AT stories and reviews from your peers
Access All Areas
13 March 2020
Automatic doors, no longer only seen in shopping malls and fancy buildings. The technology has dropped in price considerably over the last few years and we’re starting to see them in more and more residential properties, especially where the primary user cannot easily open or close the door. This can be for various reasons. In my case, it’s due to the fact that I’m a wheelchair user and I also have damage to my right shoulder so opening even a sliding door can cause difficulty/pain.
Let’s take a step back for a moment though. Just over a year ago I never would have even thought about having automatic doors in my property. After a very long drawn out process with the Department of Communities who provided the property, we got door openers fitted to our front and rear doors. Now our front and rear doors are glass sliding doors so the theory of just fitting a unit that would allow me to easily open and close my doors should be very straightforward – not so!
The process of getting automatic doors was a juggle between government departments, contractors and for me it was a timely process. As with any other assistive tech, there are so many different options out there too.
Here’s what we’ve learned so far from my experiences and things that anyone else considering getting automatic doors fitted should consider:
- Complete door replacement or fitting an open/close unit to the existing doors
- Access control. We were originally supplied with remote controls for me and partner Martin but what about any support workers/family? How could they gain access if he wasn’t home and I couldn’t get my remote for one reason or another?
- Emergency exit strategy. Our doors operate via remote controls. How do we get out in an emergency if we don’t have easy access to the remote? What about in case of a fire or a power outage?
- On-going maintenance. If you’re funding the doors yourself this is a big consideration. Will you be able to secure funding for this via NDIS or some other means?
Now everyone’s situation is different so there really is no “Cookie Cutter Approach” to finding answers, but this is our first-hand experience:
Although initially we were advised we would be getting brand new doors, that was cancelled and in its place the department were fitting an opening/closing unit to the existing doors. This wouldn’t normally have been a problem, but prior to this we raised concerns about the quality of the doors as the rollers would keep breaking and the door would then grind against the track.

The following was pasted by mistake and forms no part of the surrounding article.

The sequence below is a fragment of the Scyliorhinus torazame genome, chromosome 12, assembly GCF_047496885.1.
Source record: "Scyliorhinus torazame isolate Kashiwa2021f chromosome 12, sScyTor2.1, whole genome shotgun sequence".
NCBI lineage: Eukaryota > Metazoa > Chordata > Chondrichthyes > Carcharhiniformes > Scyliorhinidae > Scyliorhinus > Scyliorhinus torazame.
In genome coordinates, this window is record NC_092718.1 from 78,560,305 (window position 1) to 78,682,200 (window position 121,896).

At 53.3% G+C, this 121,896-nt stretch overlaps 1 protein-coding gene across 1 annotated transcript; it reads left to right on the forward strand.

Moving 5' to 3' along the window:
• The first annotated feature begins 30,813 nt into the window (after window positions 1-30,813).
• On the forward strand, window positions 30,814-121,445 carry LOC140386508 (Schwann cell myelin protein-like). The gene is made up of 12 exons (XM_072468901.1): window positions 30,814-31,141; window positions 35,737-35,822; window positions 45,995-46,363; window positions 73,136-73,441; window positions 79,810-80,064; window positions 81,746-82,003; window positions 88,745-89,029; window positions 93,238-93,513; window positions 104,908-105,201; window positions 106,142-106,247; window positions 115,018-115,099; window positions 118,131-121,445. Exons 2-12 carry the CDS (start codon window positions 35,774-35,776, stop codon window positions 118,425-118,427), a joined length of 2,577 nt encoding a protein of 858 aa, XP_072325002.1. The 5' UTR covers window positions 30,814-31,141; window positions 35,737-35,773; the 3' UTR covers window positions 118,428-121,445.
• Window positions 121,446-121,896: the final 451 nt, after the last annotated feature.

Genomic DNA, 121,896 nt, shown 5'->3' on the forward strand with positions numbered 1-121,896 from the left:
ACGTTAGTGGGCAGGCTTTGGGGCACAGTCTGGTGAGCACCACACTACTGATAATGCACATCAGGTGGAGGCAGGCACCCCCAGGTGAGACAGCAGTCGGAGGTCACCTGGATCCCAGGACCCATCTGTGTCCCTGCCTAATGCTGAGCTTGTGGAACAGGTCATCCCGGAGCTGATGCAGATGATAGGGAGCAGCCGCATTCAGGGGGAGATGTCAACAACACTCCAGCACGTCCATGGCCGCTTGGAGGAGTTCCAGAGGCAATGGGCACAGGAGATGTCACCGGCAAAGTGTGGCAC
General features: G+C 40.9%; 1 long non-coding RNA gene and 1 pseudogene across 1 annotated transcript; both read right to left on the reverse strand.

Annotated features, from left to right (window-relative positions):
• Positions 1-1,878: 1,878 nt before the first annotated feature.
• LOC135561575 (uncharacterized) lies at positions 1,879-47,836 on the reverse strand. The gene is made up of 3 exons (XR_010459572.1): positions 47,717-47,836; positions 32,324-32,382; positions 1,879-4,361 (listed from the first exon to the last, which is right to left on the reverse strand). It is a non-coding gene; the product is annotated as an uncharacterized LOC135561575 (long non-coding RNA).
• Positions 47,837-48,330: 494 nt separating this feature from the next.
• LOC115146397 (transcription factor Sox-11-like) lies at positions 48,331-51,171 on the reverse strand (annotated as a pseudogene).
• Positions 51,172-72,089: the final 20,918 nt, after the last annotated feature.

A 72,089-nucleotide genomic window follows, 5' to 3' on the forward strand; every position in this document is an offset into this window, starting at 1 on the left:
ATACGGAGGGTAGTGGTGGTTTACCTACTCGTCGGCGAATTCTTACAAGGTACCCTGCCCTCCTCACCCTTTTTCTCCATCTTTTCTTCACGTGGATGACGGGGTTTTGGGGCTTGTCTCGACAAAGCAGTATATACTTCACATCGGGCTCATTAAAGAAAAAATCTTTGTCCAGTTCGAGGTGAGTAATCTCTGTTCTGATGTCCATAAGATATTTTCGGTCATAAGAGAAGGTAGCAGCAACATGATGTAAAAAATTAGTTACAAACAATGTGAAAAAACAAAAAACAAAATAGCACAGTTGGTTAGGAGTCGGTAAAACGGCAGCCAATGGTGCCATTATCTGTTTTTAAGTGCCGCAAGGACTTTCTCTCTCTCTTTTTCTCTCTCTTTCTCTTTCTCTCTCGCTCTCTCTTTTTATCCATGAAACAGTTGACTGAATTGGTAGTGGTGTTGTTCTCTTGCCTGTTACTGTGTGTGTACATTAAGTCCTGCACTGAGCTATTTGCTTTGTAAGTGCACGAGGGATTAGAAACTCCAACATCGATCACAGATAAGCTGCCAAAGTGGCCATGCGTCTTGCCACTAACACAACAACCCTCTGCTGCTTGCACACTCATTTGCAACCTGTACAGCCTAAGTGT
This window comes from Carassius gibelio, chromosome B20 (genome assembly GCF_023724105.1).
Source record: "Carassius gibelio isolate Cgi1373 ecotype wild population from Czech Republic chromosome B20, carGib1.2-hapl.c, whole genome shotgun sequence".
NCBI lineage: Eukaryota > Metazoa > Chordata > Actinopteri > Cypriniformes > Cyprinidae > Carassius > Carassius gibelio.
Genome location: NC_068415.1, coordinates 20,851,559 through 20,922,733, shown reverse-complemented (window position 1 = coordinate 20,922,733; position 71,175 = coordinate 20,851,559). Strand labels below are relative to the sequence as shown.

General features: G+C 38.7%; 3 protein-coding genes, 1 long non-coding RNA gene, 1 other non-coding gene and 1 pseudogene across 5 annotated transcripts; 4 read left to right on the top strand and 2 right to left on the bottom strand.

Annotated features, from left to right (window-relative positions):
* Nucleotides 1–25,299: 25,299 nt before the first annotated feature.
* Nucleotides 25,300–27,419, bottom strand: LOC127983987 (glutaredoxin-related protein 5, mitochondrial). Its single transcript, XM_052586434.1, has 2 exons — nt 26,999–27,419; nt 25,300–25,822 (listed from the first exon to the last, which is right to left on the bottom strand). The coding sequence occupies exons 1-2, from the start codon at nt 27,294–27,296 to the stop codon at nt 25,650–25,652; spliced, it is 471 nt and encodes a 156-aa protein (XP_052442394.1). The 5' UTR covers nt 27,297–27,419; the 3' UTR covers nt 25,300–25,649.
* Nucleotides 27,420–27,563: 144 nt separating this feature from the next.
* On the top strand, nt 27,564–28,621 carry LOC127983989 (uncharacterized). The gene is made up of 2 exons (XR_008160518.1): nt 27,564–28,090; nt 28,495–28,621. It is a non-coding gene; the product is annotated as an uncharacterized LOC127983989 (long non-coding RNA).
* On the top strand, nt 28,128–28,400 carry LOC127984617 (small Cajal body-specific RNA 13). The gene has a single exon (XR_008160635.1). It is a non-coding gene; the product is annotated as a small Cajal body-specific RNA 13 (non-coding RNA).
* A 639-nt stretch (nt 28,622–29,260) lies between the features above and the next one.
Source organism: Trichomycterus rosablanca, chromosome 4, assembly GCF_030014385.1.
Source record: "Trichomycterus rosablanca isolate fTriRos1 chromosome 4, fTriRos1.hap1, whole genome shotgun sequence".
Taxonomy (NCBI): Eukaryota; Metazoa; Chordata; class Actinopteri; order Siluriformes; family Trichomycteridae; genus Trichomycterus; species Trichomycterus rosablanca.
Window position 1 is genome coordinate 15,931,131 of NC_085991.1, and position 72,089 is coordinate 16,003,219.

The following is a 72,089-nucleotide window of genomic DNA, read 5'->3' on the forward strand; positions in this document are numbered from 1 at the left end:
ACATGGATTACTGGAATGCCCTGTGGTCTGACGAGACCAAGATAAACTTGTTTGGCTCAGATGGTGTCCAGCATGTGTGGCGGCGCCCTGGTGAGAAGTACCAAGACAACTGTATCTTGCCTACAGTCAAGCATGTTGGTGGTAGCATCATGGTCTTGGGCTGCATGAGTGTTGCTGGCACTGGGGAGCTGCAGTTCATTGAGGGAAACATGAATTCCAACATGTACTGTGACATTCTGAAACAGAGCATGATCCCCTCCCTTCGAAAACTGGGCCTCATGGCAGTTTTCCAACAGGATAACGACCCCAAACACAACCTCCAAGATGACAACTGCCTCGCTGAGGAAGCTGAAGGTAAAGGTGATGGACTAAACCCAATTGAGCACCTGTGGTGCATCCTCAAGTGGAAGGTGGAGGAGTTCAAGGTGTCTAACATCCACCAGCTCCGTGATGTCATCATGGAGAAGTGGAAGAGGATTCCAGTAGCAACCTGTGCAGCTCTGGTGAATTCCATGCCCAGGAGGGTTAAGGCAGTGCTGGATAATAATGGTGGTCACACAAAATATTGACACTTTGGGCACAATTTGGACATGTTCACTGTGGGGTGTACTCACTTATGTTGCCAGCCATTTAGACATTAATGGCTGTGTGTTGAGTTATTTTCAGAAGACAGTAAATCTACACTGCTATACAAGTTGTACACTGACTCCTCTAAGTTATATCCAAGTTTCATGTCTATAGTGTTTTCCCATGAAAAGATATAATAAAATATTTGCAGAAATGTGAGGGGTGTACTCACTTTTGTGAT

Fitting day came and everything went well. The units were attached to the door and we were told that they didn’t have the correct locks so we wouldn’t be able to lock the doors remotely. No big deal as we would be locking the doors with the keys anyway. We did get a blank look when we asked about access control and other people gaining access to help me. This was referred back to the project manager who had someone come out and visit us as the Department didn’t know that we were only getting remotes.
After several visits, we got a keypad fitted outside so my support worker(s) and family can gain access without the use of a remote.
As for the keypad opener we were fitted with there’s also the option using an RFID tag so users will not have to remember a keypad pin. You can buy the RFID tags online for just a few dollars each. As extra security we can also easily disable tags without the need of having to change the keycode anytime time a tag is lost/misplaced. If you’re funding doors yourself there’s also WiFi/app-controlled options so you can control your doors via a smartphone or instead of RFID there’s also NFC (Near Field Communications) options. This means that instead of using a tag to open your door you can use your phone by tapping the phone against the keypad.
Emergency Access Strategy.
The locks in our doors are powered, so if there was a power cut the doors would unlock. In theory this should be enough, but the doors are attached to a motor that actually adds additional weight to the door so unless Martin or someone was with me, I would find it very difficult to open the door in the event of an emergency/power cut. I have been told that our door needs to be fitted with a battery backup but as of yet I have no information on this and if this is a legal requirement as it will be very difficult to get the Department to fit a battery backup if they don’t have to. I would highly recommend a unit with a battery backup though if you can get it for that extra piece of mind.
Additionally, we’re also having issues with the doors locking us in or the doors just not closing correctly at all. Several contractors came out making “band-aid” repairs and even more specialists out to write independent reports on what should be done and we’re slowly making progress. If you’re funding the doors either through NDIS, CAEP, etc I would highly recommend looking at the current state of the doors and ensure that they are fully functional before fitting a opener. It may be cheaper to replace the doors altogether.
Even with the current issues that we’re having with our doors there is light at the end of the tunnel. When they’re working, they make life so much easier for me in terms of access. The quicker we can get the outstanding issues resolved the better.
I would highly recommend looking at all the different options out there if you’re funding the doors yourself.
Just a simple Google search on automatic doors will provide a whole host of various suppliers and types of doors. Everything from simple DIY Kits to top of the range suppliers like Dorma and KONE so take your time and don’t rush into anything.